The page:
Changing chain: past, present and future of the Scotia Arc’s and Antarctica’s shallow benthic communities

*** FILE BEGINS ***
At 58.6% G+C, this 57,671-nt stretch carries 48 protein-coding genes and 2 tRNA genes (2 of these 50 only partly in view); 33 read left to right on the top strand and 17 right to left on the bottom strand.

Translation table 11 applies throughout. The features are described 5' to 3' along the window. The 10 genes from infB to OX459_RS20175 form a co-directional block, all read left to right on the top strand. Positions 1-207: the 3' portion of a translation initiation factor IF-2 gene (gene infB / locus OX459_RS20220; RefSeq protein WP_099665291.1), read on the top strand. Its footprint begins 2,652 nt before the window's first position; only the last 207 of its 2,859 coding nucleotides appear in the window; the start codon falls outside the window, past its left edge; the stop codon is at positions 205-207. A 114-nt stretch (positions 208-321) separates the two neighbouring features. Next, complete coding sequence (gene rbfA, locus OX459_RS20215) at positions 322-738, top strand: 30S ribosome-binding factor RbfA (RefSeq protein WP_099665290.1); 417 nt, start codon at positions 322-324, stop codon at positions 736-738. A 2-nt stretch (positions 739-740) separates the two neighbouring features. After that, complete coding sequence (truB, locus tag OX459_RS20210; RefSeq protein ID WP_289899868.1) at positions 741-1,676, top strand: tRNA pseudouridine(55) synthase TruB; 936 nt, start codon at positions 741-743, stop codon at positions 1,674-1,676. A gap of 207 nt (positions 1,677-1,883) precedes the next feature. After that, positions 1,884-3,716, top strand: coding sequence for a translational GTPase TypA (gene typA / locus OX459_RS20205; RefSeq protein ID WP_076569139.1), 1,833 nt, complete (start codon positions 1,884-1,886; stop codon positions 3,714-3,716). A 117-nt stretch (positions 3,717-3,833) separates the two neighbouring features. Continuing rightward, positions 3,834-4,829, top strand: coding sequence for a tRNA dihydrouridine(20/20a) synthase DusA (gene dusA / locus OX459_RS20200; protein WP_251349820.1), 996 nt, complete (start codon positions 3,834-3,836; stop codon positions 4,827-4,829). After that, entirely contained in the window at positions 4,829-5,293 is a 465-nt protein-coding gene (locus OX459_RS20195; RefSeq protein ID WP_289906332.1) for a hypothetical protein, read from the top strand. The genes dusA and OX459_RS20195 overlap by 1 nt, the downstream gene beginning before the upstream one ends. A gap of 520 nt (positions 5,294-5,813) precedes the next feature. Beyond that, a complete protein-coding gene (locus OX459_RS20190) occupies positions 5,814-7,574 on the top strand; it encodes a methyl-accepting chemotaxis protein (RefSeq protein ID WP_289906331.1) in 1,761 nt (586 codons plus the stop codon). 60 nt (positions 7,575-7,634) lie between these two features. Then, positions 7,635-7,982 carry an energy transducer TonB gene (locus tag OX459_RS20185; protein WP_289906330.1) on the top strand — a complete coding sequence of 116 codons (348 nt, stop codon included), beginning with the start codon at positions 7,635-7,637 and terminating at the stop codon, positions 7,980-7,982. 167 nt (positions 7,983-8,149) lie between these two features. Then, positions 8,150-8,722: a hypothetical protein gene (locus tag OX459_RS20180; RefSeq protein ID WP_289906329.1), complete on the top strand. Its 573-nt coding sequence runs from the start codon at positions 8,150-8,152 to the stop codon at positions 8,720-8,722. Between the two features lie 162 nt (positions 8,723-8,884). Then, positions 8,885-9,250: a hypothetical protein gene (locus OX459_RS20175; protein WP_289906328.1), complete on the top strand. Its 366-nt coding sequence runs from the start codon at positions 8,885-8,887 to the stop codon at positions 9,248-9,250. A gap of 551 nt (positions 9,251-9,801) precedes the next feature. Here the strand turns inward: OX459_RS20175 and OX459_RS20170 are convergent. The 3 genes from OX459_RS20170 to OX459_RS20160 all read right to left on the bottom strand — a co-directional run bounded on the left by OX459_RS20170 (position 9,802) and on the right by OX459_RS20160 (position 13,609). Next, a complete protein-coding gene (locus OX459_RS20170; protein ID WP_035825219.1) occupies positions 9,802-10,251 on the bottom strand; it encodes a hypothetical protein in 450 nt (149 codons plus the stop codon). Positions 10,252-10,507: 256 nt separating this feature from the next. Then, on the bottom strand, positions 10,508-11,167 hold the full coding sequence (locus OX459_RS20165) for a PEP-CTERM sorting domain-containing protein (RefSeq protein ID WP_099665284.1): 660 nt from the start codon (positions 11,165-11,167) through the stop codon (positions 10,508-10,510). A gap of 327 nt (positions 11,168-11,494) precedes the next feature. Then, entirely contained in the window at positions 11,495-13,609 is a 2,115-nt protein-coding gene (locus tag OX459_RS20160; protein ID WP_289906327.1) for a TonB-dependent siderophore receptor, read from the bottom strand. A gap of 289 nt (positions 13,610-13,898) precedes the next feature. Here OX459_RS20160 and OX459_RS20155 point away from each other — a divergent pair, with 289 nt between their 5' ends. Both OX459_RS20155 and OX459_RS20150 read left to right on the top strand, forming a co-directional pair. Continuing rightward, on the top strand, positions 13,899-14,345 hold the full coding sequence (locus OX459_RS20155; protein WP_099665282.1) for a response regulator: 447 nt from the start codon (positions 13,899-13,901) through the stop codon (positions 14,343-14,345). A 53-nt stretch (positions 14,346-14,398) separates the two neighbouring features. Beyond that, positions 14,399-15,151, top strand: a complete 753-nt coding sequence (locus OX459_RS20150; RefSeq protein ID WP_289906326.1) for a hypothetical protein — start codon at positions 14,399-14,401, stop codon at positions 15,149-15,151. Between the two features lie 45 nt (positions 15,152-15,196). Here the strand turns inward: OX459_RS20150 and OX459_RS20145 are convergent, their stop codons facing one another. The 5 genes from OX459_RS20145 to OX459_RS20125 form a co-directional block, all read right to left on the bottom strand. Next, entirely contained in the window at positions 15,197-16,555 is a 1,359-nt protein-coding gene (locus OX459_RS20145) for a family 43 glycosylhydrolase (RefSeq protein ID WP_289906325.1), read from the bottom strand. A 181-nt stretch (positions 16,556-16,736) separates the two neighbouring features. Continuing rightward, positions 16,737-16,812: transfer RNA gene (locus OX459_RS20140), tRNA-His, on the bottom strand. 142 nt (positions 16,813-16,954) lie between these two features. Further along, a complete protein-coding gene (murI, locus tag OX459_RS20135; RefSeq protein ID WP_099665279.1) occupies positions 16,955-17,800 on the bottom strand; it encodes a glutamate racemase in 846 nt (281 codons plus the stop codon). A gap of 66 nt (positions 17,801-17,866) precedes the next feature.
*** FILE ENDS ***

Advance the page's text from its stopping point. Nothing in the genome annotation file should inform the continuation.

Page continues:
The Scotia Arc links Patagonia to the Antarctic Peninsula. This island chain has changed considerably since Antarctica’s geographic and thermal isolation from other land and water masses. Now its rates of air, land and fresh-water climate change are among the highest measured. This review examines work on the shallow water benthos of this region in the context of climate change. In summer, primary productivity is as intense as anywhere, whilst in winter the water reaches unprecedented clarity. Suspension feeders may eat for just a few months but others feed all year. Growth and reproduction are up to 50x slower than non-polar rates. Life here is in the slow lane. There is intense summer disturbance from ice-scour and wave action. This has erased shore zonation and created it below the surface. In contrast to summer disturbance, the winter is among the calmest and most thermally stable environments, when the area is overlain by fast ice. Whilst few animal phyla or species are represented on land, phyletic richness—and in some groups species richness—rivals that of tropical regions. Data showing clines in benthic richness at several taxonomic levels across the Patagonia-South Georgia-Signy Is.-Adelaide Is. chain and 50 years of ice-sheet retreat are presented.